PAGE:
there is enough fuel available, there is no spark and the neurotransmitters are not sent on their way from one nerve end to another. The message gets lost. PS does not only influence the major transmitter systems to produce an overall harmonising effect on the brain. It also helps the brain to process energy. Our brains require massive amounts of energy to carry out their functions properly and positron emission tomography shows that energy turnover in human brains is drastically affected following oral intake of PS. It has also been shown that PS can regenerate the density of our nerve cell communication network which usually deteriorates during aging, but by no means least, SerinAid lowers cortisol, a catabolic stress hormone that injures brain cells and negatively affects body composition.
Phosphatidylserine – a Brain Nutrient for all Ages
SerinAid is just such a substance. It is a safe, natural dietary supplement which has been proven to support and enhance the brain’s activity across a number of areas, as well as preventing cognitive decline. It offers many exciting and promising health applications, opening up huge potential new markets for marketers and formulators with vision.
Research proves the extensive benefits
SerinAid is phosphatidylserine (PS), a naturally-occurring phospholipid derived from soy lecithin. Phospholipids are the main components of all the membranes of our body cells but PS has particular importance as it is highly specialised and found in nerve and brain cells. The role of PS is extremely well documented. It has been researched in more than 50 human clinical studies over a period of more than 20 years in North America and Europe. The studies cover benefits for conditions like age-related cognitive disorders, stress resistance among students, and attention deficit hyperactivity disorders among children. Seventeen double-blind, placebo controlled clinical trials and more than 2,800 research papers prove beyond doubt its considerable value as a dietary supplement. This is a nutrient that can revitalise memory, learning, concentration and even vocabulary skills – all functions which decline with age. nutraceuticals now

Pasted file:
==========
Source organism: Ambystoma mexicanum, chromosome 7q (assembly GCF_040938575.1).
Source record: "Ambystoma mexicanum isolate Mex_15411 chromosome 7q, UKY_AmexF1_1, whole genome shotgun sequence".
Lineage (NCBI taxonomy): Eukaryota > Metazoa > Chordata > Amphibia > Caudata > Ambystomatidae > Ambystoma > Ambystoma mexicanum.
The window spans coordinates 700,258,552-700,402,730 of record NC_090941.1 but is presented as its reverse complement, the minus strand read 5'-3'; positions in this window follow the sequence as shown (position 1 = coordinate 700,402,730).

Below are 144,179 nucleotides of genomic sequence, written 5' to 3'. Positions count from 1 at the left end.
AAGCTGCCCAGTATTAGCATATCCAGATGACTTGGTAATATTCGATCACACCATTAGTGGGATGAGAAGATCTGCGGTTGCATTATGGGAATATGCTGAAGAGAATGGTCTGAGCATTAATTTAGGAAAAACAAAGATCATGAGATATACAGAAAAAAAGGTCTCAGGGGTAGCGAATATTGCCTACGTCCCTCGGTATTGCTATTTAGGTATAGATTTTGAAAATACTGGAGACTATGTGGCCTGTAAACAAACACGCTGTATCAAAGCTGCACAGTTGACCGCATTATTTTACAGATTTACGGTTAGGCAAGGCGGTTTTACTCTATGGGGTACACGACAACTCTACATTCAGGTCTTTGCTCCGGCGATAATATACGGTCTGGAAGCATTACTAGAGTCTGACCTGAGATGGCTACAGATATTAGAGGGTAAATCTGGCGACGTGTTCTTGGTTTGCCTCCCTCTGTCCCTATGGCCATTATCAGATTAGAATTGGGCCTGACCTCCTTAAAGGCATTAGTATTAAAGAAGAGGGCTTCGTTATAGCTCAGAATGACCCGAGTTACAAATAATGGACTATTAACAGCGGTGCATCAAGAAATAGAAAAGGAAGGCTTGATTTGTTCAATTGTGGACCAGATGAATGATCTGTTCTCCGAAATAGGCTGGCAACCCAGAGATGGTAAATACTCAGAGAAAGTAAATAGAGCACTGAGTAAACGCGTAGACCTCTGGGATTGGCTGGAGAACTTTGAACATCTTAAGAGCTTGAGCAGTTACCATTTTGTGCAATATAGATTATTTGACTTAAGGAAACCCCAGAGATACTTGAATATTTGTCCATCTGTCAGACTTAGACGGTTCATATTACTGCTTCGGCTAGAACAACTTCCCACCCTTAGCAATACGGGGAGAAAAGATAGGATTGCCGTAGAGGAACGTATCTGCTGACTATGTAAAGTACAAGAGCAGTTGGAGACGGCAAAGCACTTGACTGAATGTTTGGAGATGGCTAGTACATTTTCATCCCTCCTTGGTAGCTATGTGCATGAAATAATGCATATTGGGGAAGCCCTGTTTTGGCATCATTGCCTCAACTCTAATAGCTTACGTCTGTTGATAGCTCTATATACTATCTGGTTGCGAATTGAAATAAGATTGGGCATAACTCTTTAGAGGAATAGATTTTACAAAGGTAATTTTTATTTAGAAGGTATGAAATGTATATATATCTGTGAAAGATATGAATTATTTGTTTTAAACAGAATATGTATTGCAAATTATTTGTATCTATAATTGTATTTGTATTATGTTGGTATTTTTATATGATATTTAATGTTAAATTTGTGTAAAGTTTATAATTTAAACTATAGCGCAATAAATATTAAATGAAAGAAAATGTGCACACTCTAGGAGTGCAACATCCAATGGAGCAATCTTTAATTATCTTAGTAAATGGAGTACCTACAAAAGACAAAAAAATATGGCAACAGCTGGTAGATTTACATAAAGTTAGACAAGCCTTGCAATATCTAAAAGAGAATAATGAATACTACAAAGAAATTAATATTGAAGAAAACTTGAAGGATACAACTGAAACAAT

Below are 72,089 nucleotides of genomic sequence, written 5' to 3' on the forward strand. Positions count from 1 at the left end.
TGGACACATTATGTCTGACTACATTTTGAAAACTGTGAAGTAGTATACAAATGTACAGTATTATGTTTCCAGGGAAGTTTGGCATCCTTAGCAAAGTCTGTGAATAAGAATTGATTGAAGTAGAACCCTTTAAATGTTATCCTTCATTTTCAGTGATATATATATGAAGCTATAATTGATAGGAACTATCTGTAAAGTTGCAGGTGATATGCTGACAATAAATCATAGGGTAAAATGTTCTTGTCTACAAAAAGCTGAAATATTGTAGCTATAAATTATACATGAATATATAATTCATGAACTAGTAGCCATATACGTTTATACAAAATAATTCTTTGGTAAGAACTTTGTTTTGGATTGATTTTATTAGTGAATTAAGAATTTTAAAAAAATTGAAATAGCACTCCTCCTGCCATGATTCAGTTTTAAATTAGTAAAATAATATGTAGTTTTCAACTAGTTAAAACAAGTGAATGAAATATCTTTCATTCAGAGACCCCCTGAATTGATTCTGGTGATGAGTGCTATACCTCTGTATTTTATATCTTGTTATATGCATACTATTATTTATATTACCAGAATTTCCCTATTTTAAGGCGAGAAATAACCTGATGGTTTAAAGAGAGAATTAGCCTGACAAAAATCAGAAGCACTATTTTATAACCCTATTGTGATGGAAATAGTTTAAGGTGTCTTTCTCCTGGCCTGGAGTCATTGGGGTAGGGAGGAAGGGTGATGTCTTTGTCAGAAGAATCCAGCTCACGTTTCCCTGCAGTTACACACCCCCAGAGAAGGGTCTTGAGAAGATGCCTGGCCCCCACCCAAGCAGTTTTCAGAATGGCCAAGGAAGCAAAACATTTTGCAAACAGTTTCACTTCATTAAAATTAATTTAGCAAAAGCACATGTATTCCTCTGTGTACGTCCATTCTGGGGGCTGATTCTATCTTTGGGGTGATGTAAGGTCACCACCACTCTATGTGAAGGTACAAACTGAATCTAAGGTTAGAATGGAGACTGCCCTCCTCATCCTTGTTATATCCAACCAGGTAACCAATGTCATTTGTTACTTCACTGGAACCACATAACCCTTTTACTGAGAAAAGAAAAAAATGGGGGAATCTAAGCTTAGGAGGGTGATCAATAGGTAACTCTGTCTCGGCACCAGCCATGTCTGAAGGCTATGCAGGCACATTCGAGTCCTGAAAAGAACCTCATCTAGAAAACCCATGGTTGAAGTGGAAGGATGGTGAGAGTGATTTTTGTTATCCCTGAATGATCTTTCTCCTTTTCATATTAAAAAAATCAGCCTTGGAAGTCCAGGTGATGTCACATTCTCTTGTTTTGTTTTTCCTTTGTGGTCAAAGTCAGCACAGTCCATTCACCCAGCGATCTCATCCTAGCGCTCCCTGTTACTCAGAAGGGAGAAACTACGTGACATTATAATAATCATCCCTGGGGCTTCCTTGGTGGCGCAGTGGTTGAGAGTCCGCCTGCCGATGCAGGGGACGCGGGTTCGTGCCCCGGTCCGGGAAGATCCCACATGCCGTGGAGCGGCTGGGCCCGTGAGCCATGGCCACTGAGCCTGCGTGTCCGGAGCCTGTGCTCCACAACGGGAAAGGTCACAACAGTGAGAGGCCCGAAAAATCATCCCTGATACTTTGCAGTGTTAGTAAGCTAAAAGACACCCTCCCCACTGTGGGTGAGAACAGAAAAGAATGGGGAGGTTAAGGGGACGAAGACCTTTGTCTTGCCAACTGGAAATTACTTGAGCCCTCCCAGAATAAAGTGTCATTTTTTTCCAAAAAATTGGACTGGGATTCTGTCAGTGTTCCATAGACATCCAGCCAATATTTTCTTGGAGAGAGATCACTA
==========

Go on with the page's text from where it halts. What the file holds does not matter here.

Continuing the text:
Lallemand: Celebrating 80 years of probiotic expertise! 2014 marks the eightieth anniversary of Institut Rosell, a pioneer in probiotics research and application at the origin of the Human Nutrition and Health Division of the Lallemand group: Lallemand Health Solutions. If history has proven true our founders’ vision that probiotics hold a great potential for human wellbeing and health, our goal today is to look forward at the future of probiotics, to better understand their modes of action and potential benefits in emerging areas. We also take the opportunity of this celebration to thank our trusted partners to have contributed to our success and our development over the past 80 years and hope to open the way to new partnerships to continue writing together the history of tomorrow!
Microbiologists at work: Dr Brochu and Rosell in the 1930s.
For 80 years, the company has continuously dedicated its efforts to innovation, either in probiotic fundamental and clinical research, or protective and formulation technologies to deliver high-quality, state of the art probiotics to answer a dynamic market. Most of this research is performed in-house, in particular when it comes to the identification and characterization of our proprietary strains collections such as Rosell, Lafti and Harmonium Strains (see boxed text). In addition, the company has 20